Here are the Bookish staff’s personal weekend reading recommendations; have you read any of them? Tell us in the comments what you’ll be reading this weekend! If you’re still looking for some inspiration, check out our Fall Previews.
Elizabeth read this a few weeks ago and thought I might enjoy it. I am a sucker for anything inspired by fairy tales, and really enjoyed Angela Carter’s Bloody Chamber, so I had high hopes for this book. I did like it. This is the first book I’ve read by Michael Cunningham and it definitely made me want to read more. But there were times when I felt like the ideas presented were too big for such short stories. I wanted more detail, more insight, and more time with these characters that he was reinventing—especially the old witch who built a candy cottage. —Kelly
I am an unabashed Nabokov super-fan. I loved Lolita, Pale Fire, and Speak, Memory, so I’m very excited to pick up The Gift. Nabokov’s books often remind me of puzzles or games, so I’m eager to see what kind of tricks Nabokov has up his sleeve in this one. (Psssst! Kelly! Read The Hours.)—Elizabeth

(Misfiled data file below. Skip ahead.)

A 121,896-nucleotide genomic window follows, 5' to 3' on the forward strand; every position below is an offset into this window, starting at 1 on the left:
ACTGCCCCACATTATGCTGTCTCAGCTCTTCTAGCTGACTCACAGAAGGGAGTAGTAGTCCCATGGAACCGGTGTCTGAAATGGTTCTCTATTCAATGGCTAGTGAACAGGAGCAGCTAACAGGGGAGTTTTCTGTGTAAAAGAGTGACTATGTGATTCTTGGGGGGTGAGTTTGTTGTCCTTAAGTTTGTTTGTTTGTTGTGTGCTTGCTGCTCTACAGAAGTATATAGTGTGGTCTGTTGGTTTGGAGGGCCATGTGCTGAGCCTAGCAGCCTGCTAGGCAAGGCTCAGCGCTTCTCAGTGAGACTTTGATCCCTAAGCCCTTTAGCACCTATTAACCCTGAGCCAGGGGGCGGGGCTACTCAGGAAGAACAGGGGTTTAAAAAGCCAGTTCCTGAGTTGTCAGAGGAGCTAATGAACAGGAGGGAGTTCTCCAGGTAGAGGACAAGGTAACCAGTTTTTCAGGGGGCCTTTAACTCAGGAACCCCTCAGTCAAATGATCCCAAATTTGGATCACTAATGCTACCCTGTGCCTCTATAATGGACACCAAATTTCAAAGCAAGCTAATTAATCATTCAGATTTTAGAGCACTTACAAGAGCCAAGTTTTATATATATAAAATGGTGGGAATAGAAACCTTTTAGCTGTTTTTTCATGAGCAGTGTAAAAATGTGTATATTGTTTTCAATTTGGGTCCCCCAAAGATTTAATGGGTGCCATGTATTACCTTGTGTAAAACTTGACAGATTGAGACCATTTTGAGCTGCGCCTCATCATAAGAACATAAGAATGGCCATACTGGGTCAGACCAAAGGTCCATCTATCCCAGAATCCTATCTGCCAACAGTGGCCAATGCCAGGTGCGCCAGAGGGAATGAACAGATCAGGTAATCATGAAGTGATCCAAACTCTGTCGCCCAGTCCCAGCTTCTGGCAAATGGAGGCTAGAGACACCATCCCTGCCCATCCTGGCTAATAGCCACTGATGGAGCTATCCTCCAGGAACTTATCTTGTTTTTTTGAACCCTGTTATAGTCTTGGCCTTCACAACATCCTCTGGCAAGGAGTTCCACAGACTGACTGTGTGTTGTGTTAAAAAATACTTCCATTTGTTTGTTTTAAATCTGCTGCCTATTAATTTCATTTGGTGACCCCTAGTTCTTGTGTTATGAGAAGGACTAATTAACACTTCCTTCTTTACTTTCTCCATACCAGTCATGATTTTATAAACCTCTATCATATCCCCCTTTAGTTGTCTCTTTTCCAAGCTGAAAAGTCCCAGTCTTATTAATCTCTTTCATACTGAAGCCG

Speaking of fairy tales… Marissa Meyer’s Lunar Chronicles concludes this week with an epic, beast of a book. It’s over 800 pages of danger, disaster, tension, and kissing. I started the series this year, but I think long-time fans are truly getting the thrilling and dynamic finale that they hoped for. The series weaves in the tales of “Cinderella,” “Little Red Riding Hood,” and “Rapunzel,” and Meyer has a talent for placing Easter eggs that call back to those original tales for the observant readers who notice them. For a full and detailed look at my reaction to this book, check out of Week of Winter celebrations where I provided my reactions to every captivating moment. —Kelly
One of my favorite details about the life of the great British landscape and seascape painter JMW Turner: He was the son of a barber. James Hamilton’s biography of the man is wonderfully written, deft on the art, rich with connections between Turner’s innovative work and his historical setting, and develops an indelible portrait of this stocky, irascible, ferociously hard-working genius with a brush. “The greatest painter of sunlight the world has ever known,” Hamilton, a Turner expert, calls him early on. This book helped anchor the fine 2014 Mike Leigh biopic Mr. Turner, starring Timothy Spall as the hawk-eyed Londoner. —Phil